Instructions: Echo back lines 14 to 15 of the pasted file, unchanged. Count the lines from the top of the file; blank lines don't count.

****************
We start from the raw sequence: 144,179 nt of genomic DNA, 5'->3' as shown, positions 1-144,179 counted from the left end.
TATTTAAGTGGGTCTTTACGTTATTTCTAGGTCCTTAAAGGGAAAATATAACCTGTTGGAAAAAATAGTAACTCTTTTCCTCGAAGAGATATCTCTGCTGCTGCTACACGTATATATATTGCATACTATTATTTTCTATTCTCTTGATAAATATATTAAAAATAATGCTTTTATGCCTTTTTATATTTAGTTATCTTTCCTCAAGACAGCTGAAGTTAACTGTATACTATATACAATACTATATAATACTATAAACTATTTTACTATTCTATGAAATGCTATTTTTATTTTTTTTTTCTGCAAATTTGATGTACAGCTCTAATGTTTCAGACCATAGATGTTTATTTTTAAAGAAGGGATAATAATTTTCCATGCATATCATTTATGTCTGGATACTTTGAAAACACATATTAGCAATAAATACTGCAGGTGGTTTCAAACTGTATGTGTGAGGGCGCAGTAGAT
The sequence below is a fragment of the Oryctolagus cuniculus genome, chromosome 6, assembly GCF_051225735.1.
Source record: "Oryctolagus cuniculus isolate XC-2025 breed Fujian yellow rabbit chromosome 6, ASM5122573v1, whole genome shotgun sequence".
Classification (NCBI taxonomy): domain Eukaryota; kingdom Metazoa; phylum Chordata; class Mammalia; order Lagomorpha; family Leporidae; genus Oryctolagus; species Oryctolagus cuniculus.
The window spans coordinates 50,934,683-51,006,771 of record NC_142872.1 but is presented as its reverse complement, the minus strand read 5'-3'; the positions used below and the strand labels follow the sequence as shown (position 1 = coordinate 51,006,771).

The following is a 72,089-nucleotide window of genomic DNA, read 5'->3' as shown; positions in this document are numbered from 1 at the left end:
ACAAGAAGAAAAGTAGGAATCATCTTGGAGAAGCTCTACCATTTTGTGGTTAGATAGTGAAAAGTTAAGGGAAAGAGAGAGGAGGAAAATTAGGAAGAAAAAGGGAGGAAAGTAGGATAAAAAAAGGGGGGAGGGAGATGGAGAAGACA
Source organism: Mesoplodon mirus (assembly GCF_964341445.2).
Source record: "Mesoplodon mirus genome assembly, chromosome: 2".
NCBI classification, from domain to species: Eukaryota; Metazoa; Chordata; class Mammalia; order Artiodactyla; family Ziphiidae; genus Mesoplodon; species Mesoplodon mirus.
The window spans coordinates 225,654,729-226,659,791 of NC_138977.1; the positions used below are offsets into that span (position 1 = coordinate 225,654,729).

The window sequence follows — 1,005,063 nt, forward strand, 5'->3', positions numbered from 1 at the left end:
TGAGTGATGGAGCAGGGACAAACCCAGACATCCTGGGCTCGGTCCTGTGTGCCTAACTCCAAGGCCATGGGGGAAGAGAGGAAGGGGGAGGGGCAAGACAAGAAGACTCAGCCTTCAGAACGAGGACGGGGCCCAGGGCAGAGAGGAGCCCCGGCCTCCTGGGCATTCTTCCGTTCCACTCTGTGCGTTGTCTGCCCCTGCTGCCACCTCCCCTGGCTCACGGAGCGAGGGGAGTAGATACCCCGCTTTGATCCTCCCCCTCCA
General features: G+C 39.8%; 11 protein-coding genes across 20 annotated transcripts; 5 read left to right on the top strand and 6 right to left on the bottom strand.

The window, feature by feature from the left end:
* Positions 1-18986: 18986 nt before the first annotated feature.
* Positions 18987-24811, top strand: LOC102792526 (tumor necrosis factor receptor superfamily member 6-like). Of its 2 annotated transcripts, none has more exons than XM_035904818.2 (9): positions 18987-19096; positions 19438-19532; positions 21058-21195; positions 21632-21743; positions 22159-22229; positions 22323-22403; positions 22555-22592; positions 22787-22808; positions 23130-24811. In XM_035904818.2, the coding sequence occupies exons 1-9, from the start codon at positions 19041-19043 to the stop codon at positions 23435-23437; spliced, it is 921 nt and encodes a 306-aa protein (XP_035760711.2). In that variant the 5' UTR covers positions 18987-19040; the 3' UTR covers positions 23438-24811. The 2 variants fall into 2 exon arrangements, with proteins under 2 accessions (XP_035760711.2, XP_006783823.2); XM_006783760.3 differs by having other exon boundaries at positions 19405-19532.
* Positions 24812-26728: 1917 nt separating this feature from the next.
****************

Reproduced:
TGAGTGATGGAGCAGGGACAAACCCAGACATCCTGGGCTCGGTCCTGTGTGCCTAACTCCAAGGCCATGGGGGAAGAGAGGAAGGGGGAGGGGCAAGACAAGAAGACTCAGCCTTCAGAACGAGGACGGGGCCCAGGGCAGAGAGGAGCCCCGGCCTCCTGGGCATTCTTCCGTTCCACTCTGTGCGTTGTCTGCCCCTGCTGCCACCTCCCCTGGCTCACGGAGCGAGGGGAGTAGATACCCCGCTTTGATCCTCCCCCTCCA
General features: G+C 39.8%; 11 protein-coding genes across 20 annotated transcripts; 5 read left to right on the top strand and 6 right to left on the bottom strand.